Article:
The story–told without words, and using a simple style of cartoons and magic markers to a background of klezmer music–is a charming, quirky look back at the way some Jews transitioned from the old world into the new. The whole community celebrates together at the couple’s wedding. Returning to their homes, the town’s Jews find Cossack raiders destroying their village. Faced with the reality of pogroms, the couple flees to Canada, where they start a new life together.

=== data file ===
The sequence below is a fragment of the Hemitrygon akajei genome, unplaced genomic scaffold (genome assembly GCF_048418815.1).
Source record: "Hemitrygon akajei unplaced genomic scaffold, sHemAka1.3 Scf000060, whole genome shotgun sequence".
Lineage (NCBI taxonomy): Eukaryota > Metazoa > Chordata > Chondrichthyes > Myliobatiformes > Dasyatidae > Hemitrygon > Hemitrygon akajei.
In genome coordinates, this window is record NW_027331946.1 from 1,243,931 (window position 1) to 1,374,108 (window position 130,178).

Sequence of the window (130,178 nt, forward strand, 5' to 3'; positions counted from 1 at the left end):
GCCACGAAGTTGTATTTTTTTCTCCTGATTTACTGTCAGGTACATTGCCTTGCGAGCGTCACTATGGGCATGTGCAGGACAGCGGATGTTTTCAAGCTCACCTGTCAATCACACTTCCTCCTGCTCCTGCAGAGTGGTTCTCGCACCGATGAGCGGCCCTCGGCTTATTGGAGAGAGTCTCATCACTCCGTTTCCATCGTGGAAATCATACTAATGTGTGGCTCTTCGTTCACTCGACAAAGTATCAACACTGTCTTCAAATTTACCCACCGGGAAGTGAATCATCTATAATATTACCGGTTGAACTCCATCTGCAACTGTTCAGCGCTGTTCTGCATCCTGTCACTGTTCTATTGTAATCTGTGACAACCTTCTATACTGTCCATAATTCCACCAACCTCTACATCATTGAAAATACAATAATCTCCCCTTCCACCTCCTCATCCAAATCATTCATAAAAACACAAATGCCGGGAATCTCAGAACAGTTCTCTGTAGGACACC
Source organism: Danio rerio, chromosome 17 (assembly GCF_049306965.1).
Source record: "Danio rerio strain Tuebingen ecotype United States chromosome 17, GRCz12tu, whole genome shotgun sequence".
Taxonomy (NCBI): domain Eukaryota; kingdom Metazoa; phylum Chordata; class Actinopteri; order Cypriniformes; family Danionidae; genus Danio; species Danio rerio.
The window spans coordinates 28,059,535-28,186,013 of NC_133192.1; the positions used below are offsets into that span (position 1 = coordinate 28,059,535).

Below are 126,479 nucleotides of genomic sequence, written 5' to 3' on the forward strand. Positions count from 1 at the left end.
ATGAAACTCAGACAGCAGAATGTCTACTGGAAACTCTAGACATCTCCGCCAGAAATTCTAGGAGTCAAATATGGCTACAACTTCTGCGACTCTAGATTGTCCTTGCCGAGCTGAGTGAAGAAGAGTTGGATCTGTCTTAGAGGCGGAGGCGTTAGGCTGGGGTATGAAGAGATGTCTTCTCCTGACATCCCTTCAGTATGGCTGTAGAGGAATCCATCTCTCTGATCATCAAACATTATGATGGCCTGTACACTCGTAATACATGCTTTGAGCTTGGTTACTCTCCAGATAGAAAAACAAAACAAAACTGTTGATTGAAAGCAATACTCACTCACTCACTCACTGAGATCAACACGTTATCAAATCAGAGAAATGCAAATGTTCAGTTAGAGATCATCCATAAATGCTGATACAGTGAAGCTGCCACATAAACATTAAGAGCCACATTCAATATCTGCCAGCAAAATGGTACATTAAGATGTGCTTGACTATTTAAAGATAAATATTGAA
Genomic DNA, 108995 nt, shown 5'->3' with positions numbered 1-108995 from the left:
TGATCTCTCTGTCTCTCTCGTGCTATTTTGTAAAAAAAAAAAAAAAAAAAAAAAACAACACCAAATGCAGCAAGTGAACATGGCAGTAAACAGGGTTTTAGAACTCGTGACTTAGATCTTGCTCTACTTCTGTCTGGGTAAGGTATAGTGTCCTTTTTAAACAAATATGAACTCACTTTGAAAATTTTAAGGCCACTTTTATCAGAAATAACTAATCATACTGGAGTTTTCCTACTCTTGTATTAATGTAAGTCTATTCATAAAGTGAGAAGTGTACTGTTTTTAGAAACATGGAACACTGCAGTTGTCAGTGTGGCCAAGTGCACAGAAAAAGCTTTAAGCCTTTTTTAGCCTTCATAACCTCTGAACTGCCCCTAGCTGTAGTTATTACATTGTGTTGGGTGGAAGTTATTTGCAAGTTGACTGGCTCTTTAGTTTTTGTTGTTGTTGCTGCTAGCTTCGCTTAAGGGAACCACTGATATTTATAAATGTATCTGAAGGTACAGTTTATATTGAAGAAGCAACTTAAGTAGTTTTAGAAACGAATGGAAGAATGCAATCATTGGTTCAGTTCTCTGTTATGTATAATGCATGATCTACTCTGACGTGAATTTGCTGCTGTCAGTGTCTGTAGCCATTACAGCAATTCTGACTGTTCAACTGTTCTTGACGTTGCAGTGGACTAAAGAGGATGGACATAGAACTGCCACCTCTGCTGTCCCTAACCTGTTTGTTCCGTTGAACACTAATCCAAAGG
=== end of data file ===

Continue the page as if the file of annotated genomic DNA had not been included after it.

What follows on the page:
With recurring motifs and clever visual storytelling, the main character isn’t so much the bride or groom as it is Jewish culture itself. A horah dance at the beginning is mirrored with a horah at the end. “Almonds and Wine” shows that Jewish life is never the same as it used to be…and yet, in some ways, it will always be the same as it used to be.
April 5, 2011